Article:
So with the new year almost upon us I guess I should be looking ahead, but I’m at something of a loss as to what we might find. Lately it seems that nothing’s predictable, that it’s all up for grabs. That’s overstating the case, but it clearly takes little to force changes in our course these days. Plain old worries are easier to chart.
In the freight-hauling world a few key issues are worrisome to fleet owners and managers, according to a recent American survey that’s probably matched more or less by Canadian thinking.
The American Transportation Research Institute, an arm of the American Trucking Associations, found that carriers are most concerned about the effects of the ‘Compliance, Safety, Accountability’ regime — we know it as simply CSA. That finding was published in October, but a subsequent survey unveiled this month found that its impact has been smaller than was once feared. At least in terms of turfing marginal drivers from the industry. As much as 20 percent of the driving force, it was thought, wouldn’t be able to meet the more rigorous CSA safety compliance standards. In fact, says the latest examination of fleet experience, only five percent of drivers at most have been rendered unemployable.
Hours-of-service changes seem more likely to worry Canadians (they’re second on the U.S. list of concerns) but I expect the economy is biggest of all here in the frozen north. It’s third on the American list but right at the top for carriers recently surveyed by the Ontario Trucking Association.
The shortage of appropriately skilled drivers is a continuing continental issue, though perhaps more so in the U.S. because turnover rates are frequently around the 100 percent mark down there, more likely to be under 20 percent here.
Misguided (in my opinion) HOS rules are beyond our control, the economy completely beyond any mortal’s influence, and I’m not even going to say a word about the price of fuel. I don’t see much ground being gained on the driver shortage without a major overhaul of this industry’s fundamental structure, though I’ll qualify that one in a minute.
So let me move to the personal, where the ground is a little more solid, the future a lot more predictable. By my rough count, this is about the 500th editorial I’ve written in the course of 34 magazine years, not counting the odd blog. By next December, I’ll have offered at least another dozen opinions, another dozen perspectives on our trucking world. And I’m not a particularly opinionated guy.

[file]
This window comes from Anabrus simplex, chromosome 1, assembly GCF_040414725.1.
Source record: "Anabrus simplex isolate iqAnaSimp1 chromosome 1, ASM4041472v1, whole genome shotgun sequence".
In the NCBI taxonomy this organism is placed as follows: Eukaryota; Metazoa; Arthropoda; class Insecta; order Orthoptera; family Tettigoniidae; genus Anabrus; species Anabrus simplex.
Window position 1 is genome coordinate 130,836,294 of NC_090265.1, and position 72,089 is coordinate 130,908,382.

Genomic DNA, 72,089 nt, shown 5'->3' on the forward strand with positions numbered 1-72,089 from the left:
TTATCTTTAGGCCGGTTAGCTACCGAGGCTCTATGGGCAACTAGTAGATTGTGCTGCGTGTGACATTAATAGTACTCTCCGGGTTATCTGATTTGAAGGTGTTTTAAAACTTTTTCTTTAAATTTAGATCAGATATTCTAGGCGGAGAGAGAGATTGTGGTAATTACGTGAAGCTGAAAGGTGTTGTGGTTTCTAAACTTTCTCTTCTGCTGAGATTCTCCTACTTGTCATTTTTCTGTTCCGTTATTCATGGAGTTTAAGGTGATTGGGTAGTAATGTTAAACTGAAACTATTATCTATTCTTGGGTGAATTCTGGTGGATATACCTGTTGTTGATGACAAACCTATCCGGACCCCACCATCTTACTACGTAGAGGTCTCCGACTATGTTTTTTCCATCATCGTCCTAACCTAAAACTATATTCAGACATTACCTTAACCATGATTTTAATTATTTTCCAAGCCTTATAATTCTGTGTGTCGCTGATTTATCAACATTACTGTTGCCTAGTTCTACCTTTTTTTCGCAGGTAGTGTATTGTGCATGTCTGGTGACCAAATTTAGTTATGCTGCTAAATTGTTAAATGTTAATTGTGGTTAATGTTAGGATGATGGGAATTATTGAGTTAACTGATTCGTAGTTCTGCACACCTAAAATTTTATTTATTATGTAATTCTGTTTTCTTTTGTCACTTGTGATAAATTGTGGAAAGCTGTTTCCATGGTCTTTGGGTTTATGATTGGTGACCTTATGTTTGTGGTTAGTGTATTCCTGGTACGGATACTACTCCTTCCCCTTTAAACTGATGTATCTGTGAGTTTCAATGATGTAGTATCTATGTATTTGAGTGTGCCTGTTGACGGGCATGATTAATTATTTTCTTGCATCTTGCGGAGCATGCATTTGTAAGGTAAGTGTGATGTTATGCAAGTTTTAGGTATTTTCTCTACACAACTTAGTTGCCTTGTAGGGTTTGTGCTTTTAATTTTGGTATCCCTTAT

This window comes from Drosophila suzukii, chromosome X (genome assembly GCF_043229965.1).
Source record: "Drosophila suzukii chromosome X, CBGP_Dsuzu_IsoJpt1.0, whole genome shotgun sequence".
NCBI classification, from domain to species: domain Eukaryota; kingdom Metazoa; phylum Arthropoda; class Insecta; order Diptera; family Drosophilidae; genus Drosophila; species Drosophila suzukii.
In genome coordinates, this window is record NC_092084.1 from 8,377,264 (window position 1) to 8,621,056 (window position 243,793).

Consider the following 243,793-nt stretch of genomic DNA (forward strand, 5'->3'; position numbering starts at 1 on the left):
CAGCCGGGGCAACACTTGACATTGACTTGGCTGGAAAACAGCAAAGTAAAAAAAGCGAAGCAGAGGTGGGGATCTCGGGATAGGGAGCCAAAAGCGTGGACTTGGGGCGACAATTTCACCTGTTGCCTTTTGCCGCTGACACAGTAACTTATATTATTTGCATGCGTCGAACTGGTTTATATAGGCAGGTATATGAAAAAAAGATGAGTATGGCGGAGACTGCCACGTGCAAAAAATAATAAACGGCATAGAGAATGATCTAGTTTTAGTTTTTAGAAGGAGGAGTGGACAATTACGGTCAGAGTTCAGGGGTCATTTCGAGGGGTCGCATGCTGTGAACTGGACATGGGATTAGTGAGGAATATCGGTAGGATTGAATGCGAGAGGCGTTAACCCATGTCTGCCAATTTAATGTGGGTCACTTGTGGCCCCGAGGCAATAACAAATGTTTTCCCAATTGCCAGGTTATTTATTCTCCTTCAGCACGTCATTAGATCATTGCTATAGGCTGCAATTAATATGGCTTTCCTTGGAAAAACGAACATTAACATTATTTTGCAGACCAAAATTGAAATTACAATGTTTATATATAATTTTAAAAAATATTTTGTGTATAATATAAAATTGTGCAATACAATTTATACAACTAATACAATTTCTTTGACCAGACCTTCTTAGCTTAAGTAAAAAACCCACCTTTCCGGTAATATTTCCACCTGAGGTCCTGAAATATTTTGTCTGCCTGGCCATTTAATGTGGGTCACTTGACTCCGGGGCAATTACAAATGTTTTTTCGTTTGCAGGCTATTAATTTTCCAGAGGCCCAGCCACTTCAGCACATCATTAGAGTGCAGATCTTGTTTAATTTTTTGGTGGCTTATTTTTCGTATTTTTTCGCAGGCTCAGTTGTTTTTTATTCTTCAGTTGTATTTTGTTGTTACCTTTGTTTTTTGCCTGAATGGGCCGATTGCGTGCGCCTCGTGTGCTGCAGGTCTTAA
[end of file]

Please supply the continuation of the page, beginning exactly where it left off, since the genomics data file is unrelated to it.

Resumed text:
I certainly haven’t catalogued all those editorials but I’ll bet that a good number of them — more than any other single subject — have dealt somehow with drivers and the driving life, including owner-operators, of course. Next year will be no different, I can easily predict. I think drivers remain nearly as under-appreciated and poorly understood as ever. By themselves as much as by anyone else.
That said, I was encouraged this year by a couple of developments, both coming from the Canadian Trucking Alliance, and they could change things for the better. If it isn’t too late to make a difference on the driver front.
The first of those was a report last June from the CTA Blue Ribbon Task Force on the Driver Shortage, which was formed in 2011 to solve the problem. This report doesn’t have all the answers but it acknowledges that the “traditional ‘piece work’ pay system” is a main cause of the driver shortage because it “places the burden of inefficiencies of the freight system created by others onto the backs of drivers.”
Further, the report says that driver compensation packages “are no longer competitive with other industries.”
I know, I know, some of us could have saved them the effort if only they’d asked. Like 10 or even more years ago. At least now, though I’ve seen only one thing change in the meantime, the issue is on the table publicly.
The change, and I like this one, was the introduction last summer of the first program of retirement savings plans for drivers and other employees as well as owner-operators. The program is being offered through Standard Life by the CTA and all provincial trucking associations with the exception of Quebec, where the association has some legal and contractual hurdles to deal with first.
As we launch ourselves into 2013, that’s reason to be encouraged. It won’t attract hordes of people to trucking on its own, but it’s a step in the right direction. And we can only move step by step.
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